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Encyclopedia entry for 'Powderfinger' LETTER:

Formed in 1990
 Original line-up: Bernard Fanning (vocals, guitar, harmonica), Darren Middleton (guitar, vocals), Ian Haug (guitar, vocals), John Collins (bass), Jonathan Coghill (drums)
 Albums: Parables for Wooden Ears (Polydor, 1994), Double Allergic (Polydor, 1996), Internationalist (Polydor, 1998; reissued on Grudge/Universal, 1999).

Brisbane-based, hard rock band Powderfinger first came to the nation's attention in late 1993 when its CD EP Transfusion went straight to #1 on the Australian Record Industry Association (ARIA) alternative music chart, dislodging Nirvana's `Heart-shaped Box' from the top spot in the process. The band went on to register a number of mainstream chart hits.

Deriving its name from the Neil Young song `Powderfinger', the band made its mark with an earthy, blues-based sound that combined soaring, 1970s-influenced riff-rock with 1990s studio technology. With the added textures of folk, country and a soulful groove, the band was able to head in any direction. And in Bernard Fanning, Powderfinger possessed a rock vocalist of considerable power and conviction. Powderfinger grew out of a fledgling three-piece comprising Ian Haug, John Collins and Steven Bishop (drums). Fanning, Darren Middleton and Jonathan Coghill joined in 1990 (replacing Bishop) to form Powderfinger. The band started off covering pub-rock classics by The Rolling Stones, The Doors, Led Zeppelin, Steppenwolf, Rodriguez and Neil Young. Powderfinger emerged out of the same scene that gave rise to the likes of Regurgitator, Custard, Screamfeeder, Pangaea, Emporium and Brasilia.

Powderfinger issued its debut, independent CD EP Powderfinger in early 1993 before signing a major deal with Polydor. Transfusion (September 1993) vindicated Polydor's interest in the band when it registered high on the independent chart. The band appeared on the national bill of the 1994 Big Day Out tour. Powderfinger's full-length debut album, Parables for Wooden Ears (August 1994), produced the CD singles `Tail' (June) and `Grave Concern' (September). The Tony Cohen-produced Parables for Wooden Ears featured complex, meticulously crafted rock but was somewhat ponderous and sombre, which did little to fulfil the promise displayed on Transfusion. It did, however, place the band in the same territory as American groups like Living Colour and Soundgarden. Powderfinger supported US visitors Pantera on their 1994 Australian tour.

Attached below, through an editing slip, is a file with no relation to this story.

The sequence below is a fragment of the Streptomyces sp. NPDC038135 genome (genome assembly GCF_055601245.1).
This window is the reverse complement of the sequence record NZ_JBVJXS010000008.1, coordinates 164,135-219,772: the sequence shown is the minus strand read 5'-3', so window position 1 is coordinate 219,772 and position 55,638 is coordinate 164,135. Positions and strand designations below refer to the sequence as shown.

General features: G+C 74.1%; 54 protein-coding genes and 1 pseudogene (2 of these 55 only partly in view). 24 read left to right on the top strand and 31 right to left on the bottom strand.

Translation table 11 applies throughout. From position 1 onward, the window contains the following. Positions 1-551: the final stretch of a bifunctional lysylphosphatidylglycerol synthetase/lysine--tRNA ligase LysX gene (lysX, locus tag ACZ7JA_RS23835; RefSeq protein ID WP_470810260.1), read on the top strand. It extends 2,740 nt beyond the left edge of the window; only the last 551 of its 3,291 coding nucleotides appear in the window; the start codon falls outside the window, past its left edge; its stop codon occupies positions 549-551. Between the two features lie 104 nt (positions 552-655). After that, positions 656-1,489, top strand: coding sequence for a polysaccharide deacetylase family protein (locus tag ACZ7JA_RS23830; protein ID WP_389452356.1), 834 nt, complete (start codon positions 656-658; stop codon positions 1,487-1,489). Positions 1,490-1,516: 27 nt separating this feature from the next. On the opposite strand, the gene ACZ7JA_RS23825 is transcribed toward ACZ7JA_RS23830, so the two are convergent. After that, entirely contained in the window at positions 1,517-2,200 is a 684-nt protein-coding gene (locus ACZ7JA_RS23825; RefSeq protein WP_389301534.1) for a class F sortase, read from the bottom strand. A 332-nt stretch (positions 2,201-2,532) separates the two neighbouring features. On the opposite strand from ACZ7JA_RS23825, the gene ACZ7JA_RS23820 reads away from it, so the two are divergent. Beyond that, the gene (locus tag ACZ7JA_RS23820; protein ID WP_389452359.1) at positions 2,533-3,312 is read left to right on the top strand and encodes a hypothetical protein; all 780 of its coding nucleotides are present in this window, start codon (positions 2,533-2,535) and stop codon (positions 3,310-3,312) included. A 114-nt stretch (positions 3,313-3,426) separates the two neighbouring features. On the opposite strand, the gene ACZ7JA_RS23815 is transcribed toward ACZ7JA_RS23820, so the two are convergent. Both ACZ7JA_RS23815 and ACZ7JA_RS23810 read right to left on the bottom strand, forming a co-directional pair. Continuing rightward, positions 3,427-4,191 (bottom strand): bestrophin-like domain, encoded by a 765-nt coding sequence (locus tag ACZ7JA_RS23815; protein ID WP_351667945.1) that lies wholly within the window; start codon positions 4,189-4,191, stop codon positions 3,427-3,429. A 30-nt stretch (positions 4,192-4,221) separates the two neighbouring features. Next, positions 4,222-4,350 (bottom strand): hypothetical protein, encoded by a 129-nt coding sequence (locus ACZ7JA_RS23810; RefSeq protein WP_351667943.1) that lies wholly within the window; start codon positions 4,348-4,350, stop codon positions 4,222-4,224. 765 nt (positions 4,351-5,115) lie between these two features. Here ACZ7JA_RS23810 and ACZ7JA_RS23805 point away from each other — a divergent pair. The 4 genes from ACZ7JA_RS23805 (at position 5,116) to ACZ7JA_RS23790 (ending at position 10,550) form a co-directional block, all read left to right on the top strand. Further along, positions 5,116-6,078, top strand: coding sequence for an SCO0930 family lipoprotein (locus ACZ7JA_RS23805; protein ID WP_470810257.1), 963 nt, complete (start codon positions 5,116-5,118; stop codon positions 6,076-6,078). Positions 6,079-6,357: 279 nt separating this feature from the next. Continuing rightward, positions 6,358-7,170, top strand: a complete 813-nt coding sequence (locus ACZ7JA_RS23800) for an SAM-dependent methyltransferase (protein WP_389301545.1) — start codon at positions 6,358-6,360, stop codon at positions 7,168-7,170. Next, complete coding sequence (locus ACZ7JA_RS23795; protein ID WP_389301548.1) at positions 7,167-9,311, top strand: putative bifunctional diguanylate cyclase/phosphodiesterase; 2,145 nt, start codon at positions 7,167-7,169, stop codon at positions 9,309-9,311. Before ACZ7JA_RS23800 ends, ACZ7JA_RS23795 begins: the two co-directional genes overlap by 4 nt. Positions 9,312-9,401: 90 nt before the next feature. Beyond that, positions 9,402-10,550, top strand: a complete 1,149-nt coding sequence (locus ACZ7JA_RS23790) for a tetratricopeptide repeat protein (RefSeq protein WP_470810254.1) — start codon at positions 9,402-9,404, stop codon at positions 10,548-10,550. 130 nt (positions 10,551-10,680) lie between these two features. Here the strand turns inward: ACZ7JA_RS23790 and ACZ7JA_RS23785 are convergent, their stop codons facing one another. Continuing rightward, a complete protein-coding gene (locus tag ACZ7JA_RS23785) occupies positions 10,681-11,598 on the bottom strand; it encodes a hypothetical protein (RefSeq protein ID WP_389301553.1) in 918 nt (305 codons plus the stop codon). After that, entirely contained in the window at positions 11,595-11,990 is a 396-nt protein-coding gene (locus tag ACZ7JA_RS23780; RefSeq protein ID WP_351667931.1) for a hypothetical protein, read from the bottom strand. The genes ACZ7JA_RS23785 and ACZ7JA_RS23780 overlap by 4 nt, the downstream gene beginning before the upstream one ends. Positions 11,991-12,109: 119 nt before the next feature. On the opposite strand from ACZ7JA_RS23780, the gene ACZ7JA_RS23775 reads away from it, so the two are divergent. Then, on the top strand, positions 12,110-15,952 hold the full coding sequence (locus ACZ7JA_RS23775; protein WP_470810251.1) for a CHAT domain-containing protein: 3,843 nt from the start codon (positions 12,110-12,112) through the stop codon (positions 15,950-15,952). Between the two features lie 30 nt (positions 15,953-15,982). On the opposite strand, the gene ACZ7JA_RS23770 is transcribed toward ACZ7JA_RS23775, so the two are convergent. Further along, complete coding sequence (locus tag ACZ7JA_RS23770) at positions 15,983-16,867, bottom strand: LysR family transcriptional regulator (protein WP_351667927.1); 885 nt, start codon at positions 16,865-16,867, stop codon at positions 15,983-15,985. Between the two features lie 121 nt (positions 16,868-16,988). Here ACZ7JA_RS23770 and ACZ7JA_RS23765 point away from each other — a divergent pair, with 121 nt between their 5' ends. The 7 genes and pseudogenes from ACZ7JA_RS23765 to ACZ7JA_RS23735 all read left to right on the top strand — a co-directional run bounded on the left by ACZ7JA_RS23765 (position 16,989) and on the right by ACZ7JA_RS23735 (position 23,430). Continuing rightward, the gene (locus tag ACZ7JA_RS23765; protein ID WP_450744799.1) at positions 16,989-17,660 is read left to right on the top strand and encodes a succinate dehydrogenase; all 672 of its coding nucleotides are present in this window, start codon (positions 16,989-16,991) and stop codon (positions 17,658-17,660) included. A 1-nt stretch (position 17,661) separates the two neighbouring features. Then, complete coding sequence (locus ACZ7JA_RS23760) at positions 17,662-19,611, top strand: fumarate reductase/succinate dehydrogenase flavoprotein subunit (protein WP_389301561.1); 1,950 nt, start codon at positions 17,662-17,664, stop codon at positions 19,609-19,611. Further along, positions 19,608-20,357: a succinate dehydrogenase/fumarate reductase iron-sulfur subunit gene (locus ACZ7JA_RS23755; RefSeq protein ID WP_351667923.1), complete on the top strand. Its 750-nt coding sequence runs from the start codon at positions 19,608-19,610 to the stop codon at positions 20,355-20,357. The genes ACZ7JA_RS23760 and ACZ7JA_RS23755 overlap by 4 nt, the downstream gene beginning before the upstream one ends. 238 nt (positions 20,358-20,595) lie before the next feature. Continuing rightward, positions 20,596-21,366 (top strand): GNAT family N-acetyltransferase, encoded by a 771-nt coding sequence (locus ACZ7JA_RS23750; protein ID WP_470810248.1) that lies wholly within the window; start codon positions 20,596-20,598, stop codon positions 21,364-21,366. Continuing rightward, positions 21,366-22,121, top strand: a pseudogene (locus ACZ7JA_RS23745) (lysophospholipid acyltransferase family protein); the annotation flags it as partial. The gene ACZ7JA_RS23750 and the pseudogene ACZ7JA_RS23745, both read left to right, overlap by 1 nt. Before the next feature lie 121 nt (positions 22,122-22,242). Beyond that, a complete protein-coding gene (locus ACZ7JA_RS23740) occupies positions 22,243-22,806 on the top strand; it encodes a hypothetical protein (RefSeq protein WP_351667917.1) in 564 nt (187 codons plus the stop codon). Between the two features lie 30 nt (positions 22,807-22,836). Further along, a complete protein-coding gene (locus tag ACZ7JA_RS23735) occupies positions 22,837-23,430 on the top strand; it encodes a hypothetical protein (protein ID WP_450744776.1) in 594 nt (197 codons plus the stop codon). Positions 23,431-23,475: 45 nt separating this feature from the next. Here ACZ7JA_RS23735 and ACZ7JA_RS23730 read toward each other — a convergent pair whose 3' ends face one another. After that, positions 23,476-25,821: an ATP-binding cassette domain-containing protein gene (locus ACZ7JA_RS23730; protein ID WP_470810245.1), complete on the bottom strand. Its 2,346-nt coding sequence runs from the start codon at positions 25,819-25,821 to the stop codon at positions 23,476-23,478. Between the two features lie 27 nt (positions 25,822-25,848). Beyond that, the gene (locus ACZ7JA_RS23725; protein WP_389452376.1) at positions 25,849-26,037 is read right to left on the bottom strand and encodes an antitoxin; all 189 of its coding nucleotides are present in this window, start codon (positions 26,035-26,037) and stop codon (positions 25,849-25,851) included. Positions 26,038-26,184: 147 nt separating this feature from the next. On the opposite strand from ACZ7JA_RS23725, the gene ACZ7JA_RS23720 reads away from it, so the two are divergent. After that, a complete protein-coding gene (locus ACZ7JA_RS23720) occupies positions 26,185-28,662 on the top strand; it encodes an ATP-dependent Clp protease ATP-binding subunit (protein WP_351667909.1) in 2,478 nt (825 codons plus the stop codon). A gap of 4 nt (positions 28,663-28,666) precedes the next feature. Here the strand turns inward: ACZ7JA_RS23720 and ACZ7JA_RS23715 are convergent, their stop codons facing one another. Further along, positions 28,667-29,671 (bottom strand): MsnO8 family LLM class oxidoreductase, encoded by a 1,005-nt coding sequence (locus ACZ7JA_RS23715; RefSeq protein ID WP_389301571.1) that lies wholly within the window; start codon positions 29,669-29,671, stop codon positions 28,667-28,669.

The band issued two CD EPs during 1995, `Save Your Skin' (March) and `Mr Kneebone' (August), before recording a new album at the end of 1995. The more self-assured and textured Double Allergic consolidated the band's position at the forefront of the alternative rock scene, alongside the likes of You Am I, Spiderbait, silverchair, Regurgitator and Tumbleweed. Double Allergic (September 1996) was full of accessible, spirited rock like the dynamic CD singles `Pick You Up' (#22 in June) and `D.A.F. (Cascading Down)' (#39 in September). `Living Type' (November) was the third CD single lifted from Double Allergic. The album lept straight into the national Top 10, eventually peaking at #4 during February 1997.

The album stayed in the Top 40 for 34 weeks and sold over 150000 copies (double platinum; a figure almost twice that of contemporaries like You Am I and Spiderbait). `Pick You Up' was nominated as Song of the Year at the 1996 Australian Record Industry Association (ARIA) Awards. `Pick You Up', `D.A.F. (Cascading Down)' and `Living Type' also registered #6, #18 and #32 respectively on the 1996 Triple J Hottest 100 list. Powderfinger appeared on the national bill of the Big Day Out tour (January 1997). In April, `Take Me In' appeared as the fourth CD single lifted from Double Allergic. The album also came out in Canada, and Powderfinger undertook a North American tour.